Up to this moment, the native Brazilian bovine breeds, which present the different types of Y chromosome, present the same morphologic and productive characteristics. It was observed in the Pantaneiro cattle breed (Abreu et al., 2006). The aim of this work is to contribute to management of the animal conservation in the most of farms in Brazil, not to elimination animals because the chromosome morphology. However, this data showing that it is possible to do a selection based on chromosome morphology from Pantaneiro breeds if the farmers have interesting in doing selection to taurine types.



The Y chromosomes of the Crioulo Lageano and Junqueira breeds are subme-tacentric, and those of the Curraleiro breed present dimorphism, with a higher frequency of acrocentric and a lower frequency of submetacentric Y chromosomes. The Pantaneiro breeds from the Northern part of the Pantanal showing only frequency of acrocentric. When the zebuines were introduced in Brazil, in the late 19th and early 20th centuries, the animals brought by the colonizers after the discovery underwent a long process of breed contamination. Thus, the acrocentric Y chromosome found in part of the animals studied was acquired through such random crossings.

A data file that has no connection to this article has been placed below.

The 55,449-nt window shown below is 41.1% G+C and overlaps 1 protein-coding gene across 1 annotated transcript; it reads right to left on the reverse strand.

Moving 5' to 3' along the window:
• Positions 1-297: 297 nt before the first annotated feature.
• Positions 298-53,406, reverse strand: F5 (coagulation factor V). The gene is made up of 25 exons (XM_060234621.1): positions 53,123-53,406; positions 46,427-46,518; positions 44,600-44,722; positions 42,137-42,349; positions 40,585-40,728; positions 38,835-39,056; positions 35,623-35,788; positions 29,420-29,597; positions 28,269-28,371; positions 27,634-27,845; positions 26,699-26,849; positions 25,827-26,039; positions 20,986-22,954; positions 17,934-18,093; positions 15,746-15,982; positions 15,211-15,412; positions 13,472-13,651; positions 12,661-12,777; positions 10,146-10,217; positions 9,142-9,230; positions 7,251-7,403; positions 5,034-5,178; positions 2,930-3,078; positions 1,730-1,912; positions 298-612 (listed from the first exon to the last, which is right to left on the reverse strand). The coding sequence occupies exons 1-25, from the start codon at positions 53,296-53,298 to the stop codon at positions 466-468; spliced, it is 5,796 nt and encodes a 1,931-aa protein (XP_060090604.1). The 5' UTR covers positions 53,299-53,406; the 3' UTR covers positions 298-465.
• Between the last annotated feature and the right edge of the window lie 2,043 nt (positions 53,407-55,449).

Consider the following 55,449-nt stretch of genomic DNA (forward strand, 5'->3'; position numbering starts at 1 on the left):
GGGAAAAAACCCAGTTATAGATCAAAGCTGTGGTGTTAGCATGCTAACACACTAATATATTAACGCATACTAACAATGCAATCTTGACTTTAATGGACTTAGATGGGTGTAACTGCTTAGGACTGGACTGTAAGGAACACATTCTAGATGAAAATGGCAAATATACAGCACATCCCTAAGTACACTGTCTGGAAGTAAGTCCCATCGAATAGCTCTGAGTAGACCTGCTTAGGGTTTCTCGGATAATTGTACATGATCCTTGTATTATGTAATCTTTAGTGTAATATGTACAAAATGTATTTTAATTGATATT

We thank Mr. Anderson Oliveira do Carmo and Mr. Daniel Inêz dos Santos Filho for their collaboration with the technical part. We also acknowledge the financial support granted by Coordenação de Aperfeiçoamento de Pessoal de Nível Superior (CAPES) and Fundação de Apoio ao Desenvolvimento do Ensino, Ciência e Tecnologia do Estado de Mato Grosso do Sul (FUNDECT).



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Recibido: 9-10-06
Aceptado: 1-4-08